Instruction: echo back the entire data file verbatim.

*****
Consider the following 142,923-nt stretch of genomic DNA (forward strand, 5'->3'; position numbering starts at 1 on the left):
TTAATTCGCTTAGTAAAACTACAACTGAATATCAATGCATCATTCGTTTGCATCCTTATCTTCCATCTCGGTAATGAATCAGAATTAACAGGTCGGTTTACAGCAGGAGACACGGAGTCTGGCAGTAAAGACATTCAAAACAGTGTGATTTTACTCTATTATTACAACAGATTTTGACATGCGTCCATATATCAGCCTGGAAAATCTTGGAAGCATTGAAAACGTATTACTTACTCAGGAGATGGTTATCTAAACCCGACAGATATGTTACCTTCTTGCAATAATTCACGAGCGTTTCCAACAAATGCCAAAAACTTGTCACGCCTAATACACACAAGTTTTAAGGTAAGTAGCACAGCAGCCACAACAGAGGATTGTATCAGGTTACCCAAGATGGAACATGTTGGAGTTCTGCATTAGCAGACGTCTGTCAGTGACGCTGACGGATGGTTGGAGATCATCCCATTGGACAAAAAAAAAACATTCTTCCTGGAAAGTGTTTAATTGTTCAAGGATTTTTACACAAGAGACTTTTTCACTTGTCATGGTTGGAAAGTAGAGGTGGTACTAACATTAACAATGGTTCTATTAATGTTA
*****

Consider the following 142,923-nt stretch of genomic DNA (forward strand, 5'->3'; position numbering starts at 1 on the left):
TTAATTCGCTTAGTAAAACTACAACTGAATATCAATGCATCATTCGTTTGCATCCTTATCTTCCATCTCGGTAATGAATCAGAATTAACAGGTCGGTTTACAGCAGGAGACACGGAGTCTGGCAGTAAAGACATTCAAAACAGTGTGATTTTACTCTATTATTACAACAGATTTTGACATGCGTCCATATATCAGCCTGGAAAATCTTGGAAGCATTGAAAACGTATTACTTACTCAGGAGATGGTTATCTAAACCCGACAGATATGTTACCTTCTTGCAATAATTCACGAGCGTTTCCAACAAATGCCAAAAACTTGTCACGCCTAATACACACAAGTTTTAAGGTAAGTAGCACAGCAGCCACAACAGAGGATTGTATCAGGTTACCCAAGATGGAACATGTTGGAGTTCTGCATTAGCAGACGTCTGTCAGTGACGCTGACGGATGGTTGGAGATCATCCCATTGGACAAAAAAAAAACATTCTTCCTGGAAAGTGTTTAATTGTTCAAGGATTTTTACACAAGAGACTTTTTCACTTGTCATGGTTGGAAAGTAGAGGTGGTACTAACATTAACAATGGTTCTATTAATGTTA